Written on March 31, 2008 by Arantza de Areilza in Arts & Cultures & Societies

Arantza de Areilza

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Igor This morning I passed by Madrid’s Paseo del Prado, admiring the open air exposition organized by CaixaForum Madrid, entitled “Igor Mitoraj: the lost myth.”

"Of Polish origins, although he was born in Germany, in his formative years, this singular creator worked along with Tadeusz Kantor, one of the great names of plastic and dramaturgy of the 20th Century.  In the 1960’s, he travelled to Mexico and created his first individual exhibitions, with great success in Paris and New York.  Since then, he has been converted into one of the most recognized and original European artists and has starred innumerable exhibitions and interventions of street art.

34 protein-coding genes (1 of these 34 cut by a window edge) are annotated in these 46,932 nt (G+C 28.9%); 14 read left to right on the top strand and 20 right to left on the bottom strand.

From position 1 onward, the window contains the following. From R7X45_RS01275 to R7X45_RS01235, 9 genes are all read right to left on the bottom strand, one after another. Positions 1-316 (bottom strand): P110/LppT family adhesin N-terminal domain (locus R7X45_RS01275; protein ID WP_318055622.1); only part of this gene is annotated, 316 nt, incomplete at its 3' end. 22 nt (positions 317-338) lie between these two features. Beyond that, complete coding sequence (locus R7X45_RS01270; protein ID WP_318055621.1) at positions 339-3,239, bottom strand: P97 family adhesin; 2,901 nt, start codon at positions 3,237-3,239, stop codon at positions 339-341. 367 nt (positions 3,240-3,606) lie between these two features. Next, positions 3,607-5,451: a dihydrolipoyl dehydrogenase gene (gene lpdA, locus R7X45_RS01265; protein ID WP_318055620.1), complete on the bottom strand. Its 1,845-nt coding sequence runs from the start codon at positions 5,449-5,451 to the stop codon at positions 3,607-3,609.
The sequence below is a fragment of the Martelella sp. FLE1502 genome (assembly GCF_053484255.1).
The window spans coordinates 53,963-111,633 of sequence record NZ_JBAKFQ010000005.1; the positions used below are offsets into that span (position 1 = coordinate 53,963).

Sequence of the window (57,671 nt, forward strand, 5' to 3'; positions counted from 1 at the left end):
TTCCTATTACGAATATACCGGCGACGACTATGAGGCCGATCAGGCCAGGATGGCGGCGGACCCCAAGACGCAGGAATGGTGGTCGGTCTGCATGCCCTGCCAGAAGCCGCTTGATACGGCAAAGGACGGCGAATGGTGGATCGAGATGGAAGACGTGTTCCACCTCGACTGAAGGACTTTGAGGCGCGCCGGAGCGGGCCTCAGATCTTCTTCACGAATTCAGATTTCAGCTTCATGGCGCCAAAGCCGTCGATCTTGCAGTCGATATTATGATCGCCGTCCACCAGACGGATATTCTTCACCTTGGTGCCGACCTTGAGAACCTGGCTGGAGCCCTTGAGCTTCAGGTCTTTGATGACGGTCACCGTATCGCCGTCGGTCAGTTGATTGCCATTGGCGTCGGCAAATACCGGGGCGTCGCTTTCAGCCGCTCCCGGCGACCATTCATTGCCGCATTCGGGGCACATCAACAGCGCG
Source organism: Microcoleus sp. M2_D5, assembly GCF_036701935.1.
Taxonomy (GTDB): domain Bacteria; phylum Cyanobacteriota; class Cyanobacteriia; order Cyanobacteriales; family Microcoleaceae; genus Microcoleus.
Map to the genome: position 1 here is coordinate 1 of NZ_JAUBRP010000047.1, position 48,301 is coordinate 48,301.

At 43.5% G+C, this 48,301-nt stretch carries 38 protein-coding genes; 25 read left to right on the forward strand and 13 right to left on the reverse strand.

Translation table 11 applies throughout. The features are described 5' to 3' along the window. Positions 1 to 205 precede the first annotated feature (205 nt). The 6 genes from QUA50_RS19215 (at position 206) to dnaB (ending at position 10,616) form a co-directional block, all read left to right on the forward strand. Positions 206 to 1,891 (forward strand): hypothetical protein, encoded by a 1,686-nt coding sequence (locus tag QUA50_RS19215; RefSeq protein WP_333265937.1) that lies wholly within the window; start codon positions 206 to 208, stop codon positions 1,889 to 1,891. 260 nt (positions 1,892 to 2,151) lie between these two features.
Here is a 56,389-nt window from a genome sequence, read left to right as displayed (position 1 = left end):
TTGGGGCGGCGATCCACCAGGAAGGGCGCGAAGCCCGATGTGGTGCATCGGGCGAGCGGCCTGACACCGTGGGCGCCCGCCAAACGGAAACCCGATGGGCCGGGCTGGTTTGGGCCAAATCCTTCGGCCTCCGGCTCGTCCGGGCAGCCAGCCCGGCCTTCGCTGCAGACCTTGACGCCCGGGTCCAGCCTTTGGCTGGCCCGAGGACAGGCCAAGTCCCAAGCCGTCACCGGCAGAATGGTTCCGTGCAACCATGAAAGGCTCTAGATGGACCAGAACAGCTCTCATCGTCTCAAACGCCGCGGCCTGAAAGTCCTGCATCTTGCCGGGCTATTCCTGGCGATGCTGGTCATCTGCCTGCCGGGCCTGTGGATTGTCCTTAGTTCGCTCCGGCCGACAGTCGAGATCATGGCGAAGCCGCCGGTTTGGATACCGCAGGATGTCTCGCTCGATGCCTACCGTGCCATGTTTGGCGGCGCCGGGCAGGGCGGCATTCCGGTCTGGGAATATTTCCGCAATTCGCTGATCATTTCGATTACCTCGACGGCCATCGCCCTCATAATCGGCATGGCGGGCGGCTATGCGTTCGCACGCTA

Mitoraj Igor Mitoraj has recovered the spirit of Greek and Roman art of the great masters of Renaissance sculpture.  His monumental works are inspired by the themes in history and mythology, and he reinterprets them from a contemporary perspective.  Enigmatic images, of gods and heroes take the streets and plazas and present their interrogation to the citizens.  Although it deals with recent creations, they take the appearance of archaeological pieces and remind us of the persistence, under today’s modernity, of the great themes which worry men: reason and spirituality, violence or beauty?”


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